Summary: The article I read was “Labor migration and child mortality in Mozambique” by Scott T. Yabiku, Victor Agadjanian, and Boaventura Cau. The purpose of the article was to determine the relationship between labor migration and child mortality in Mozambique. First, they determined the variables, male migration for labor and male not migrating for labor.
Personal take on summary: This paper was interesting because it isn’t an obvious topic like other papers I read. Like I’ve never heard of Mozambique before, so it was interesting to see and read about how they still have this labor work that they must leave their family for. I also found it interesting that the researchers are comparing the labor to child mortality because at a glance I wouldn’t even have seen the correlation.
Background/ Personal take on the background: The background was hard to find so I’ll have to say that the background is that in Mozambique families that migrate for labor have a correlation to child mortality.
Rationale: The rationale is trying to find the correlation of how one single family member leaving would be associated with child mortality. Also, specifically how the prominent male figure leaving affects child mortality.
Personal take on the rationale: I really like this rationale because it is something that I have not thought about before but makes a lot of sense. I’m glad I came across this article because it made me think about other kinds of abstract and different variables that could affect child mortality.
Methods: The methods used were surveys done by married rural women in southern Mozambique. “56 villages of four districts of Gaza Province; one woman per household was interviewed. In total, 1680 women aged 18–40 were interviewed” (Scott Y, Victor A, Boaventura C).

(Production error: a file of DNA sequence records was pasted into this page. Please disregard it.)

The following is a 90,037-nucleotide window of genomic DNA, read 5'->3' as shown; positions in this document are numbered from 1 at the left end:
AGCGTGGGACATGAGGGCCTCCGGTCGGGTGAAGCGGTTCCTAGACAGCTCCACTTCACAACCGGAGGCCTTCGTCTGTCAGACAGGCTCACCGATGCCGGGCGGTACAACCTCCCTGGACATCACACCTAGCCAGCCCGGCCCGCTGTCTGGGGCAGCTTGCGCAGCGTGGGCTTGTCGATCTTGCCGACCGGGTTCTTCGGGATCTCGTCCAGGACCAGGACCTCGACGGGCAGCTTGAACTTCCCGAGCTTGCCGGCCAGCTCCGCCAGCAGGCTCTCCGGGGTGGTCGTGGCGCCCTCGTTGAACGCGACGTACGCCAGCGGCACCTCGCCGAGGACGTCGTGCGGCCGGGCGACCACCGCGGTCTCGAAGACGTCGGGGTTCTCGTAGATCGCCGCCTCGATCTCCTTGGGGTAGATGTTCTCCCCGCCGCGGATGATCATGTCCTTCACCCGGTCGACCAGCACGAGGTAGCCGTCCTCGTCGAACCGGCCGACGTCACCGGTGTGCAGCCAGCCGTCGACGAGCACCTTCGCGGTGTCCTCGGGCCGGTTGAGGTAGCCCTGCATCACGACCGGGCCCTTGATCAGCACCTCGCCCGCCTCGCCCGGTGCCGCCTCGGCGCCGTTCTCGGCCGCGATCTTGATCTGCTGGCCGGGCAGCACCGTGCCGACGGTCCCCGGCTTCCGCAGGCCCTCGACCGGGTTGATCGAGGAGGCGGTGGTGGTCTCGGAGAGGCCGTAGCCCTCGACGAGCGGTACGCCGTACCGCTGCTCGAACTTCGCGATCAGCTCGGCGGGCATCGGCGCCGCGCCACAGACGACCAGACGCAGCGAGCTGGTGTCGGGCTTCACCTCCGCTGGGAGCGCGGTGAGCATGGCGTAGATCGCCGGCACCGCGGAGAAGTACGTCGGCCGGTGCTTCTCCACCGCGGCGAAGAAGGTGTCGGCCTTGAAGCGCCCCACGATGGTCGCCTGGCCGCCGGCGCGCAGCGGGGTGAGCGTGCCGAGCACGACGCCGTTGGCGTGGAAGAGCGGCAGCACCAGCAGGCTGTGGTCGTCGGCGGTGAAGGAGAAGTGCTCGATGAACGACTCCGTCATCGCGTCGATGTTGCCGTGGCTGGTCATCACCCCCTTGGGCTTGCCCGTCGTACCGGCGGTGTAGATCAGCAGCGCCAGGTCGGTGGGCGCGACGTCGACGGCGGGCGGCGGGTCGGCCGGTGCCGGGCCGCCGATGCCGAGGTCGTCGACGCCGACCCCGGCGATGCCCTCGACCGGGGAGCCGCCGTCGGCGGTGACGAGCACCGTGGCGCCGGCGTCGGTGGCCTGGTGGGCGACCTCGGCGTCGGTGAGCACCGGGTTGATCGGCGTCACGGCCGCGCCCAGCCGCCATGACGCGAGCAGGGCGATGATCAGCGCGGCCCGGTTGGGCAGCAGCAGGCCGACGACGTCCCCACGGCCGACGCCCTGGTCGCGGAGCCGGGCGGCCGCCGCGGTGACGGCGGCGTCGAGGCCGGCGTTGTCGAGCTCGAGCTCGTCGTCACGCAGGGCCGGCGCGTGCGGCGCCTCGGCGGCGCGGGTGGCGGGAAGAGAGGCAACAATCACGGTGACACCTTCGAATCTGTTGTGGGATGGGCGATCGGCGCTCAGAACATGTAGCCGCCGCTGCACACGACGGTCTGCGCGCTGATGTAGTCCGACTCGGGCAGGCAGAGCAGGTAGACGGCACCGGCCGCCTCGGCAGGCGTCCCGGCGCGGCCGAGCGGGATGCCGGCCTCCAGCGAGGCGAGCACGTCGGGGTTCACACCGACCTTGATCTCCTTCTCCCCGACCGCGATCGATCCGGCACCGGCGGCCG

Personal take on the methods: I feel that the researchers shouldn’t have only surveyed the women. If there were men in the villages they should have got them too, maybe had the data separated. However, that number of participants is reasonable, and I feel is acceptable.
Results: “Of the 1932 children at risk of death between the ages of 0 and 5 from 2006 to 2009, 8% died. Almost 40% of the children had a father who was a labor migrant.” (Scott Y, Victor A, Boaventura C).
Personal take on the Results: The results were a little vague and didn’t have outright results. However, from the numbers, it’s hard to conclude or not if there is a relationship between labor migrants and child mortality.
Graphs & Tables: The tables that the article had were easy to read and were straightforward so good job on the graphs.
Conclusion: To conclude the article was alright, it was interesting in the way that it tested a variable I wouldn’t have ever thought about but beyond that, the paper was standard nothing too different from what I expect from a paper. Not bad but not the most enjoyable read.
Yabiku, et al. “Labor Migration and Child Mortality in Mozambique.” Social Science &Amp; Medicine, vol. 75, no. 12, 2012, pp. 2530–2538.